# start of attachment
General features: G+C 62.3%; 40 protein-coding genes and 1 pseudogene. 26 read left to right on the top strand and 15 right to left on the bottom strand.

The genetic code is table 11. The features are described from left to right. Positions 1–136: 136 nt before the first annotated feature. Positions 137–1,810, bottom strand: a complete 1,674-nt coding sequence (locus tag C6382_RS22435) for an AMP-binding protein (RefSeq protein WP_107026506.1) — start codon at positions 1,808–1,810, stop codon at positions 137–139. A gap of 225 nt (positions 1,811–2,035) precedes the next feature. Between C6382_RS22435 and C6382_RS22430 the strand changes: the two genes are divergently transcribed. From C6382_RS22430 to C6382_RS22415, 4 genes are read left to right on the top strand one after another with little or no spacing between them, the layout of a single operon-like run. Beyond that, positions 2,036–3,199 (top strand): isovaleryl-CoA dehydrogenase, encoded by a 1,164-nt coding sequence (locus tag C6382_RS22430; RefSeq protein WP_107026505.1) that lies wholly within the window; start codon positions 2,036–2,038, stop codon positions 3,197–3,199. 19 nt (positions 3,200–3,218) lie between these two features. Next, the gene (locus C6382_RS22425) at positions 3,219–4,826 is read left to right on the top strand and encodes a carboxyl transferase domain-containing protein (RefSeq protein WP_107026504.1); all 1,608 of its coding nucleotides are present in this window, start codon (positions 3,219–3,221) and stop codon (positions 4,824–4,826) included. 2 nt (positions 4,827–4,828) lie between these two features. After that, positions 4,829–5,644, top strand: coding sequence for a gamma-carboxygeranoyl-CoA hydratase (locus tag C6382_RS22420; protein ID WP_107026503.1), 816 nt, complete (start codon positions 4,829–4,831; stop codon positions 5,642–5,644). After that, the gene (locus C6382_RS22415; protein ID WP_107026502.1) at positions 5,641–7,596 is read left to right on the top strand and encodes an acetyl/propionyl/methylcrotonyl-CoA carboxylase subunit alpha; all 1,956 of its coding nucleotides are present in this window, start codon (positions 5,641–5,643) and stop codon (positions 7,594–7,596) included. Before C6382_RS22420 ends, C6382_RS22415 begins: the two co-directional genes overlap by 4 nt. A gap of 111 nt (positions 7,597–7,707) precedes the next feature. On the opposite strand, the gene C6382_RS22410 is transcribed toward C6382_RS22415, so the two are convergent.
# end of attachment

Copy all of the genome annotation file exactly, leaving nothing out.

General features: G+C 62.3%; 40 protein-coding genes and 1 pseudogene. 26 read left to right on the top strand and 15 right to left on the bottom strand.

The genetic code is table 11. The features are described from left to right. Positions 1–136: 136 nt before the first annotated feature. Positions 137–1,810, bottom strand: a complete 1,674-nt coding sequence (locus tag C6382_RS22435) for an AMP-binding protein (RefSeq protein WP_107026506.1) — start codon at positions 1,808–1,810, stop codon at positions 137–139. A gap of 225 nt (positions 1,811–2,035) precedes the next feature. Between C6382_RS22435 and C6382_RS22430 the strand changes: the two genes are divergently transcribed. From C6382_RS22430 to C6382_RS22415, 4 genes are read left to right on the top strand one after another with little or no spacing between them, the layout of a single operon-like run. Beyond that, positions 2,036–3,199 (top strand): isovaleryl-CoA dehydrogenase, encoded by a 1,164-nt coding sequence (locus tag C6382_RS22430; RefSeq protein WP_107026505.1) that lies wholly within the window; start codon positions 2,036–2,038, stop codon positions 3,197–3,199. 19 nt (positions 3,200–3,218) lie between these two features. Next, the gene (locus C6382_RS22425) at positions 3,219–4,826 is read left to right on the top strand and encodes a carboxyl transferase domain-containing protein (RefSeq protein WP_107026504.1); all 1,608 of its coding nucleotides are present in this window, start codon (positions 3,219–3,221) and stop codon (positions 4,824–4,826) included. 2 nt (positions 4,827–4,828) lie between these two features. After that, positions 4,829–5,644, top strand: coding sequence for a gamma-carboxygeranoyl-CoA hydratase (locus tag C6382_RS22420; protein ID WP_107026503.1), 816 nt, complete (start codon positions 4,829–4,831; stop codon positions 5,642–5,644). After that, the gene (locus C6382_RS22415; protein ID WP_107026502.1) at positions 5,641–7,596 is read left to right on the top strand and encodes an acetyl/propionyl/methylcrotonyl-CoA carboxylase subunit alpha; all 1,956 of its coding nucleotides are present in this window, start codon (positions 5,641–5,643) and stop codon (positions 7,594–7,596) included. Before C6382_RS22420 ends, C6382_RS22415 begins: the two co-directional genes overlap by 4 nt. A gap of 111 nt (positions 7,597–7,707) precedes the next feature. On the opposite strand, the gene C6382_RS22410 is transcribed toward C6382_RS22415, so the two are convergent.